Server-side application framework for Clojure
Clojure HTML Emacs Lisp


Duct is a highly modular framework for building server-side applications in Clojure using data-driven architecture.

It is similar in scope to Arachne, and is based on Integrant. Duct builds applications around an immutable configuration that acts as a structural blueprint. The configuration can be manipulated and queried to produce sophisticated behavior.

Quick Start

To create a new Duct project with Leiningen:

lein new duct <your project name>

This will create a minimal Duct project. You can extend this by appending profile hints to add extra functionality.

  • +api adds API middleware and handlers
  • +ataraxy adds the Ataraxy router
  • +cljs adds in ClojureScript compilation and hot-loading
  • +example adds an example handler
  • +heroku adds configuration for deploying to Heroku
  • +postgres adds a PostgreSQL dependency and database component
  • +site adds site middleware, a favicon, webjars and more
  • +sqlite adds a SQLite dependency and database component

For example:

lein new duct foobar +site +example

As with all Leiningen templates, Duct will create a new directory with the same name as your project. For information on how to run and build your project, refer to the project's file.


The structure of the application is defined by an Integrant configuration map.

The configuration map is transformed using modules.

In development, Duct uses Stuart Sierra's Reloaded Workflow.

In production, Duct follows the Twelve-Factor App methodology.

Local state is preferred over global state.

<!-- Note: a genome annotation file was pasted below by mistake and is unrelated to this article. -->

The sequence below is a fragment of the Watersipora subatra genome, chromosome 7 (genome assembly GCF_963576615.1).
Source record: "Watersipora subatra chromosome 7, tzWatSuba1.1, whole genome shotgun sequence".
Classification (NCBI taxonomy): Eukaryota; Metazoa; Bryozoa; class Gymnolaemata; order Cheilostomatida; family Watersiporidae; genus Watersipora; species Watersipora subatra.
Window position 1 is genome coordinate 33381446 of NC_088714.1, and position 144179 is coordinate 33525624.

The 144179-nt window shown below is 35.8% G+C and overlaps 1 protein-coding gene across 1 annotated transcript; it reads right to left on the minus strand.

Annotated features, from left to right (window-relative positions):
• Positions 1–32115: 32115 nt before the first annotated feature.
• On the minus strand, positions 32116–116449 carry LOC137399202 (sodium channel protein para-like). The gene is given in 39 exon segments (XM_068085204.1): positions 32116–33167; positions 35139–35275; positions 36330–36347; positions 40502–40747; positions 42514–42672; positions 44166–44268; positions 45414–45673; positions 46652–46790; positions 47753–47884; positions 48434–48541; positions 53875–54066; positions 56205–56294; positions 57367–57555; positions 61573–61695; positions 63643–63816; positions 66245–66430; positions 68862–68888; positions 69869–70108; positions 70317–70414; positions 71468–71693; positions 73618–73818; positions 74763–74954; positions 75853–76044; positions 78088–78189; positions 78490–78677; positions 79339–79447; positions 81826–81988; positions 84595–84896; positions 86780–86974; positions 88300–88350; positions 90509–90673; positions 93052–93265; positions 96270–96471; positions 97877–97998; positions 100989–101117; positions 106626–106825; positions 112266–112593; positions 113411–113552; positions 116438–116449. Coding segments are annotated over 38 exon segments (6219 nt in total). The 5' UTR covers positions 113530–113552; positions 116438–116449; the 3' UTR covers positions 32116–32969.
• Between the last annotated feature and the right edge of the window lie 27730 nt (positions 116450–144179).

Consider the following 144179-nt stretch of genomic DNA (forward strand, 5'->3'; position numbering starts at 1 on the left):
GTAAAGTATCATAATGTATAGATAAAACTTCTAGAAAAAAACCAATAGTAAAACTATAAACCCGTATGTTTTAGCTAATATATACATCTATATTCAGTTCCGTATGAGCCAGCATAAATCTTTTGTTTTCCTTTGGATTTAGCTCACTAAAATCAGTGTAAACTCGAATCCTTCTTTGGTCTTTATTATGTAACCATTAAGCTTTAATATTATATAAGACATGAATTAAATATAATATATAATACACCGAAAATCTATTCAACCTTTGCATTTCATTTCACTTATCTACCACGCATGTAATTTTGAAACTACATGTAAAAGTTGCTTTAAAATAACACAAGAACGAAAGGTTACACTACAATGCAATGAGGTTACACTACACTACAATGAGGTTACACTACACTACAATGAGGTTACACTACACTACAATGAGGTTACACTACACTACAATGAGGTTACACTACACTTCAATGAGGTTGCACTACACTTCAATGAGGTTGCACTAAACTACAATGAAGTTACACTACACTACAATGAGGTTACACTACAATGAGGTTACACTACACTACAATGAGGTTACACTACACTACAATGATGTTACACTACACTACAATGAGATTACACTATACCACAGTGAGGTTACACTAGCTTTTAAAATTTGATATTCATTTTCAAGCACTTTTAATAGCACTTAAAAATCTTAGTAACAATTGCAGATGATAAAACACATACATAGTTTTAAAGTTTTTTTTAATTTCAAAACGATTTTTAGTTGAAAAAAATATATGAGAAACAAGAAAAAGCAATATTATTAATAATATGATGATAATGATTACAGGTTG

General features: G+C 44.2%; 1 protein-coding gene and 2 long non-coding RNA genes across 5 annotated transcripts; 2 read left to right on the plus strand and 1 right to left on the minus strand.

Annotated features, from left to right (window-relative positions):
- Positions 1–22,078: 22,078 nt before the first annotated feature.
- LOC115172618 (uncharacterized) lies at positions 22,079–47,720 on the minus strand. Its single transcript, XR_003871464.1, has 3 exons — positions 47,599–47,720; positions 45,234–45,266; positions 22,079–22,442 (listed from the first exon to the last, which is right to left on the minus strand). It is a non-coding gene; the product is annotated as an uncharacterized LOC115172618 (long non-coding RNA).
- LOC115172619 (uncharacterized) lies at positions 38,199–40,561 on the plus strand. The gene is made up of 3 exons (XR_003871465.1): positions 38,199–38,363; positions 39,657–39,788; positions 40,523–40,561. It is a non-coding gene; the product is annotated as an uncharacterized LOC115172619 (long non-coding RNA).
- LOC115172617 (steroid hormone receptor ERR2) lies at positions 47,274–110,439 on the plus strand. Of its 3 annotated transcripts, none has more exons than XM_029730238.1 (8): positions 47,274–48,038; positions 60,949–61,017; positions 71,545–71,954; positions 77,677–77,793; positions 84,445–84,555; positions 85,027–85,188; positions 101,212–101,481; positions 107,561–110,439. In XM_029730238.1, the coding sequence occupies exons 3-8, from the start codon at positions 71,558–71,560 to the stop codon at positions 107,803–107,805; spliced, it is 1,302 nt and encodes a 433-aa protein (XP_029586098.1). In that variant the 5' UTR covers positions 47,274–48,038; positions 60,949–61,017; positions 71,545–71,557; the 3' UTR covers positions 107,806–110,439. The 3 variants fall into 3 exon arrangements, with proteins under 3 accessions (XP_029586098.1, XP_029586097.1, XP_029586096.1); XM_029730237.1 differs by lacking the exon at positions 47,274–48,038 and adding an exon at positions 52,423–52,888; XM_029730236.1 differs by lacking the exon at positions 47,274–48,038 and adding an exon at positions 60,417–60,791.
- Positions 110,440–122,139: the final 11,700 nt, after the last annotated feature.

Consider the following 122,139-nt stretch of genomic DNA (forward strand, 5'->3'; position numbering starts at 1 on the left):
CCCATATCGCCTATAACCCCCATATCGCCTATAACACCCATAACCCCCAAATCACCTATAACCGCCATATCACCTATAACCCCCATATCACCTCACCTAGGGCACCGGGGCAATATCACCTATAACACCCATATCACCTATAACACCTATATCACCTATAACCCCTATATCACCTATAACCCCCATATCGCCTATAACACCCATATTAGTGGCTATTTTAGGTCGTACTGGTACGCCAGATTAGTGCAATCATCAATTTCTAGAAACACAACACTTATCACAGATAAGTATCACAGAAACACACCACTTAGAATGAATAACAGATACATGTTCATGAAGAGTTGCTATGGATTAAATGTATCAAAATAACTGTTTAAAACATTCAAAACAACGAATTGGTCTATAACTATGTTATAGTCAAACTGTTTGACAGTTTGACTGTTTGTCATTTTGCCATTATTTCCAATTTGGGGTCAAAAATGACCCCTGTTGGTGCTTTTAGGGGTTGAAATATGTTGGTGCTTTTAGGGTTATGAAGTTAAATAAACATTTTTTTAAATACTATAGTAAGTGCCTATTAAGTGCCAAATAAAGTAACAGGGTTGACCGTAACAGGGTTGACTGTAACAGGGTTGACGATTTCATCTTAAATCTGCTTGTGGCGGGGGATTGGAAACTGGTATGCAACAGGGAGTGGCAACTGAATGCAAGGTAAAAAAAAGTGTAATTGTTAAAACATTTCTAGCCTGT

Namespaces should group functions by purpose, rather than by layer.


Duct is designed to produce a standalone application, logging to STDOUT, with external configuration supplied through environment variables. This approach is common for server-side applications, and works well in environments like Heroku and Docker.

The core of every Duct application is the configuration map, loaded from one or more edn resources, and interpreted by Integrant. Each key/value pair in the configuration corresponds to a multimethod that can initiate the configuration into a concrete implementation.

Before the configuration is initiated, however, it is first transformed. Some keys in the configuration are modules; these are pure functions used to update the configuration, adding in new keys and references.

Modules can introduce broad functionality that affects many parts of the application. Because they manipulate an immutable data structure, they are also both transparent and customizable. Anything a module adds can be queried, examined, and if necessary, overridden.

Any I/O to an external service should be accessed through a boundary protocol. This not only provides a clear dividing line between what's internal and what's external to the application, it also allows external services to be mocked or stubbed when testing.



File structure

Duct projects are structured as below. Files marked with a * are kept out of version control.

├── dev
│   ├── resources
│   │   ├── dev.edn
│   │   └── local.edn *
│   └── src
│       ├── dev.clj
│       ├── local.clj *
│       └── user.clj
├── profiles.clj *
├── project.clj
├── resources
│   └── {{project}}
│       ├── config.edn
│       └── public
├── src
│   └── {{project}}
│       ├── boundary
│       │   └── {{boundary}}.clj
│       ├── handler
│       │   └── {{handler}}.clj
│       └── main.clj
└── test
    └── {{project}}
        ├── boundary
        │   └── {{boundary}}_test.clj
        └── handler
            └── {{handler}}_test.clj


Copyright © 2017 James Reeves

Distributed under the MIT license.